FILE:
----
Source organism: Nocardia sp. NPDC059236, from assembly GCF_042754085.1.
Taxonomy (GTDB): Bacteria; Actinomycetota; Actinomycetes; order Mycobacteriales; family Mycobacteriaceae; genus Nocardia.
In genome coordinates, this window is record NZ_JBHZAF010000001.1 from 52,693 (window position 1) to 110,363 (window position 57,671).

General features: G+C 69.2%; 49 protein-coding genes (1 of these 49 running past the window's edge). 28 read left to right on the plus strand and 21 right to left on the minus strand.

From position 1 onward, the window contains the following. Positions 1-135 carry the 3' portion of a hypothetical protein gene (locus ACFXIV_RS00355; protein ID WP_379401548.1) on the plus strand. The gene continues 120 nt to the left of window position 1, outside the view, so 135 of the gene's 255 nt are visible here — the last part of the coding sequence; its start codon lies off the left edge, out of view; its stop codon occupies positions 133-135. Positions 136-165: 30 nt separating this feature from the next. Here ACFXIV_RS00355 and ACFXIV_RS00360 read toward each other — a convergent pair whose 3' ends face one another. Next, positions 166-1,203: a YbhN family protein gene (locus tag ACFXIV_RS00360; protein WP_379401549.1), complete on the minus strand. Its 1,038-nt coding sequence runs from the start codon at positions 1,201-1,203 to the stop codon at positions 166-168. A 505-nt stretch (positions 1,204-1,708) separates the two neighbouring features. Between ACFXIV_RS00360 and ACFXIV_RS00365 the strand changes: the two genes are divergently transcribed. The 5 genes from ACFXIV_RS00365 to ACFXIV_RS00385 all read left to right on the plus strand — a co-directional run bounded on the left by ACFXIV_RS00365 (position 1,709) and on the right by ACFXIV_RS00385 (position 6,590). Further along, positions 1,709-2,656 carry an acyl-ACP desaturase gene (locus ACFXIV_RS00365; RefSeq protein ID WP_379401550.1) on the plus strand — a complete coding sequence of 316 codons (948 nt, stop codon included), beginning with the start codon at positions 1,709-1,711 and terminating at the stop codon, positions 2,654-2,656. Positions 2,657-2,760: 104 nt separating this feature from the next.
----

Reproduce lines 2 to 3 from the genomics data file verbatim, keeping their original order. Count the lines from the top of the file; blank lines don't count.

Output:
Taxonomy (GTDB): Bacteria; Actinomycetota; Actinomycetes; order Mycobacteriales; family Mycobacteriaceae; genus Nocardia.
In genome coordinates, this window is record NZ_JBHZAF010000001.1 from 52,693 (window position 1) to 110,363 (window position 57,671).